To quote the often repeated, and very famous words of Patricia Godziszewski “I am not prepared”. How many times have those of you who attend or view the meetings heard that? Or the newly made classic “I will not answer that without Dave” even though the subject was clearly posted on the meeting agenda, with ample time to prepare given.
6. Respect your oath
Local school board membership is a public office and a public trust. New members swear an oath to uphold laws pertaining to public education. An important aspect of the public trust is to maintain confidentiality when appropriate. Many issues considered by school boards must be handled in confidence, in executive or closed sessions. These commonly include personnel issues, legal matters, negotiations, land acquisition, and grievances.
“An important aspect of the public trust is to maintain confidentiality when appropriate” or in their case when they feel like it. It seems they don’t feel like it often, or don’t completely understand the confidentiality piece.
7. Keep learning
Effective board members participate in professional development and commit the time and energy necessary to be informed and effective leaders. You should understand your school system’s vision, goals, and policies; its current successes, challenges, and opportunities; and the educational environment in your community.
Patricia Godziszewski, and David C Stachura have attended many classes, and advanced their school board education greatly over the last few years. The part they have forgotten is that they need to apply what they have learned to help better the school district, and the children of the community. Instead they have chosen to use it for advancing their own personal agendas, and circumventing the system.
The quotes used in the above paragraphs are from a great article titled 7 Signs of Effective School Board Members
So what would we call a board member who does the exact opposite of all of the above? A rouge school member might be a good place to start.
Rogue school board members in the K-12 sector run roughshod over the norms and standards of behavior expected of public officials appointed or elected to office. They tend to trample on the ideas and cautions of the superintendent, the board chair, and other board members. They place their own interests over the interests of the district. They violate written and unwritten codes of conduct. They often make inappropriate alliances with faculty and staff members and other board members. They recommend and support policies that are not in the best interests of the school. They consume an inordinate amount of staff and meeting time. They know how to get attention, to appeal to the base elements in others, and to manipulate individuals and situations to their advantage (O’Banion, 2009).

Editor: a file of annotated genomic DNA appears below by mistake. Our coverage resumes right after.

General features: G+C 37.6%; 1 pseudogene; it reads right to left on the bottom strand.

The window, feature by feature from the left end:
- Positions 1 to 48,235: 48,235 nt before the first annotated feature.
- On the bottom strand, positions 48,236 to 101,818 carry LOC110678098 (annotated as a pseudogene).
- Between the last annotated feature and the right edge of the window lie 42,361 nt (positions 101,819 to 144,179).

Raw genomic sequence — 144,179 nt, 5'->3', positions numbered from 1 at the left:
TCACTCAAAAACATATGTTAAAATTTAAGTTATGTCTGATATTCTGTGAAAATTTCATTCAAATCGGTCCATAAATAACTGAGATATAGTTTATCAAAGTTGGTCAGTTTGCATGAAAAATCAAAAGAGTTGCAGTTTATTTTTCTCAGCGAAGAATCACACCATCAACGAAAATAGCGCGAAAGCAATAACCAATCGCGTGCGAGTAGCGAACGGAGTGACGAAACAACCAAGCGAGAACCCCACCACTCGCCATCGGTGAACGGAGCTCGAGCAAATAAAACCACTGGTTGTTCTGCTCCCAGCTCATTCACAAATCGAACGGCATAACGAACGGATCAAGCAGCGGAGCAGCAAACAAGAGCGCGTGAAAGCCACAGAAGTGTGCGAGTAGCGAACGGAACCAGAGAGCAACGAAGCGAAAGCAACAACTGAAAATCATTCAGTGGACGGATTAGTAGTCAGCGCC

This is a description of a rouge school member given by a person with absolutely no connection or knowledge of our district or its issues. Even with zero knowledge they seemed to have just about perfectly described David C Stachura, and Patricia Godziszewski. “They place their own interests over the interests of the district”. “They know how to get attention, to appeal to the base elements in others, and to manipulate individuals and situations to their advantage”. Both of those quotes sound more then familiar to me.
The strategies that presidents of community colleges suggested for dealing with a rogue member of the board are applicable to K-12 school boards. The strategies range from the obvious, such as using sound policies and procedures, to more hardball strategies, such as using political pressure and supporting public censure. Not all strategies work, of course; leaders must select the strategies that are appropriate for their situation and their district culture.
One of the things that works the best in most cases is community pressure. Pressure to do the right thing simply applied by paying attention to the activities of the rouge board member, and forcing them to follow the guidelines of their oath that they during one of the only individual acts of their time on the board swore to uphold.
The quotes above came from a great article I have seen shared on the Internet a few times. http://www.principals.org/Content.aspx?topic=61064